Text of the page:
• Most name-brand tax software providers sell versions that can prepare Schedule C. Although you’ll likely need to purchase the highest-end version to get Schedule C functionality, that still might end up costing less than paying someone else to do your taxes.
    IRS Schedule C-EZ 2018

    IRS Schedule C-EZ 2018

  • You may not have to fill out the whole Schedule C. Schedule C is just two pages long, but there’s an even shorter version — the C-EZ. It’s for people who had less than $5,000 in business expenses, used the cash method of accounting and had no inventory, no employees, no home office deduction and no net loss. There are a few other restrictions, too; see the instructions to Schedule C-EZ for more.
  • You may need to fill out more than one Schedule C. It’s one Schedule C per side gig. So if you have two side gigs, you’ll need to fill out two Schedule Cs.
  • Measure your home office’s square footage. If you have a home office, you can probably deduct some expenses associated with keeping it up and running if you’re self-employed. The IRS offers a flat-rate deduction of $5 per square foot for up to 300 square feet of home office space. But if a big percentage of your home’s square footage is dedicated to your home office and your home expenses (utilities, etc.) are high enough, and you’re able to keep and compare detailed records, you might get a bigger deduction with the “regular” method.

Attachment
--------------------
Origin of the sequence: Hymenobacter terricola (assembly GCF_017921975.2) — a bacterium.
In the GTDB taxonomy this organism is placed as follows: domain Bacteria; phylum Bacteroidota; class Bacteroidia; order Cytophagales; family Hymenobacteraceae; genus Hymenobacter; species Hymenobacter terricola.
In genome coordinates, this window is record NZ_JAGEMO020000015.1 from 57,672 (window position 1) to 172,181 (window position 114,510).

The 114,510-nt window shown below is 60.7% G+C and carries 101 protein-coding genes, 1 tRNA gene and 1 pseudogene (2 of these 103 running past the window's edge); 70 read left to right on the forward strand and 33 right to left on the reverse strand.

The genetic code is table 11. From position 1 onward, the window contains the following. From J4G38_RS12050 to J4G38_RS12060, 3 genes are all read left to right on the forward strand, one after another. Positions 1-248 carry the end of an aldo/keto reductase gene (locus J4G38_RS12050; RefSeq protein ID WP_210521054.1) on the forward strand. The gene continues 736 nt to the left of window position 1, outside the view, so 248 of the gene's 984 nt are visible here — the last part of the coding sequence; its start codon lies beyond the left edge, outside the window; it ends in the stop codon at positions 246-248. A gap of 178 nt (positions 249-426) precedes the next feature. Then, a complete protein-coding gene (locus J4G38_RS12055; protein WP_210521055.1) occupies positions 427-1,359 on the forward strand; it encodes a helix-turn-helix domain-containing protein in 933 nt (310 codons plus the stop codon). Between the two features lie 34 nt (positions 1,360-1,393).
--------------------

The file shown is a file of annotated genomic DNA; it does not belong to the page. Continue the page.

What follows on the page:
» MORE: Learn more about the home office deduction

  • Be sure to take advantage of other tax deductions. Self-employment can score you a lot of tax deductions (here are five popular ones), and one of the newest is the qualified business income deduction. If you qualify, you can deduct up to 20% of your business’s net income on your tax return. See if you can take this deduction.
  • Make estimated quarterly tax payments to avoid penalties. Taxes are a pay-as-you-go arrangement in the United States; when you earn money, the IRS wants its cut as soon as possible. That’s why employers withhold taxes from employee paychecks. But when you’re paying yourself, that’s probably not happening. To avoid late-payment penalties, you can make estimated quarterly payments to the IRS.

About the author